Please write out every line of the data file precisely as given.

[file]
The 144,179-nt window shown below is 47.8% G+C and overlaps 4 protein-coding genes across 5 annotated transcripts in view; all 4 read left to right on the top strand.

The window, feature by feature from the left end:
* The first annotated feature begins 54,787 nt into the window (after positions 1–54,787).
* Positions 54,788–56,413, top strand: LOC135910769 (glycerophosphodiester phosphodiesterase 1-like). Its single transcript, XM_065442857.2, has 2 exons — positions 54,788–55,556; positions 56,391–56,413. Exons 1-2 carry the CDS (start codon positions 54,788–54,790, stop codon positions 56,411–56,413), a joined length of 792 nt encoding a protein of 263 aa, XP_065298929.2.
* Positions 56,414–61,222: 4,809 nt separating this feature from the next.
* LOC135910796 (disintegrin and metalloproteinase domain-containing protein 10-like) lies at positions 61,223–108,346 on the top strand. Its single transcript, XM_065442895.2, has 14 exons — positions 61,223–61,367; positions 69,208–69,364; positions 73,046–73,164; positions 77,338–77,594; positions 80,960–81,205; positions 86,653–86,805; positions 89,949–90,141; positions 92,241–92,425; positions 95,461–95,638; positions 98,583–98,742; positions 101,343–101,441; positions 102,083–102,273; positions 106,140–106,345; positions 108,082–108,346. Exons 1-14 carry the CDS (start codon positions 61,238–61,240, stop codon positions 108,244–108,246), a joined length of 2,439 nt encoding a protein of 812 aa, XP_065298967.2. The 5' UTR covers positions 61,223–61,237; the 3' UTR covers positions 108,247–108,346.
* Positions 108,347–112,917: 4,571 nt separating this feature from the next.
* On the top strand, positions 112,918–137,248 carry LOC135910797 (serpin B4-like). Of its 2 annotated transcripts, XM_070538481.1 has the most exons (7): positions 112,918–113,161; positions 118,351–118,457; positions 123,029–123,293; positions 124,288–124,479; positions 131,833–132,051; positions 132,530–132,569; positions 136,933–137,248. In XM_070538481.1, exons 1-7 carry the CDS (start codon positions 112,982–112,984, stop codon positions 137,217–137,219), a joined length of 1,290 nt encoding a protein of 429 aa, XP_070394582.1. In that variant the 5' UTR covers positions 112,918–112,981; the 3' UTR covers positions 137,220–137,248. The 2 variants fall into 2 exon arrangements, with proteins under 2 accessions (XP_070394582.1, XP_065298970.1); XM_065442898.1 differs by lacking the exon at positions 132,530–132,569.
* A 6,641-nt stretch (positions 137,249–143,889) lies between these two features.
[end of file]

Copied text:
The 144,179-nt window shown below is 47.8% G+C and overlaps 4 protein-coding genes across 5 annotated transcripts in view; all 4 read left to right on the top strand.

The window, feature by feature from the left end:
* The first annotated feature begins 54,787 nt into the window (after positions 1–54,787).
* Positions 54,788–56,413, top strand: LOC135910769 (glycerophosphodiester phosphodiesterase 1-like). Its single transcript, XM_065442857.2, has 2 exons — positions 54,788–55,556; positions 56,391–56,413. Exons 1-2 carry the CDS (start codon positions 54,788–54,790, stop codon positions 56,411–56,413), a joined length of 792 nt encoding a protein of 263 aa, XP_065298929.2.
* Positions 56,414–61,222: 4,809 nt separating this feature from the next.
* LOC135910796 (disintegrin and metalloproteinase domain-containing protein 10-like) lies at positions 61,223–108,346 on the top strand. Its single transcript, XM_065442895.2, has 14 exons — positions 61,223–61,367; positions 69,208–69,364; positions 73,046–73,164; positions 77,338–77,594; positions 80,960–81,205; positions 86,653–86,805; positions 89,949–90,141; positions 92,241–92,425; positions 95,461–95,638; positions 98,583–98,742; positions 101,343–101,441; positions 102,083–102,273; positions 106,140–106,345; positions 108,082–108,346. Exons 1-14 carry the CDS (start codon positions 61,238–61,240, stop codon positions 108,244–108,246), a joined length of 2,439 nt encoding a protein of 812 aa, XP_065298967.2. The 5' UTR covers positions 61,223–61,237; the 3' UTR covers positions 108,247–108,346.
* Positions 108,347–112,917: 4,571 nt separating this feature from the next.
* On the top strand, positions 112,918–137,248 carry LOC135910797 (serpin B4-like). Of its 2 annotated transcripts, XM_070538481.1 has the most exons (7): positions 112,918–113,161; positions 118,351–118,457; positions 123,029–123,293; positions 124,288–124,479; positions 131,833–132,051; positions 132,530–132,569; positions 136,933–137,248. In XM_070538481.1, exons 1-7 carry the CDS (start codon positions 112,982–112,984, stop codon positions 137,217–137,219), a joined length of 1,290 nt encoding a protein of 429 aa, XP_070394582.1. In that variant the 5' UTR covers positions 112,918–112,981; the 3' UTR covers positions 137,220–137,248. The 2 variants fall into 2 exon arrangements, with proteins under 2 accessions (XP_070394582.1, XP_065298970.1); XM_065442898.1 differs by lacking the exon at positions 132,530–132,569.
* A 6,641-nt stretch (positions 137,249–143,889) lies between these two features.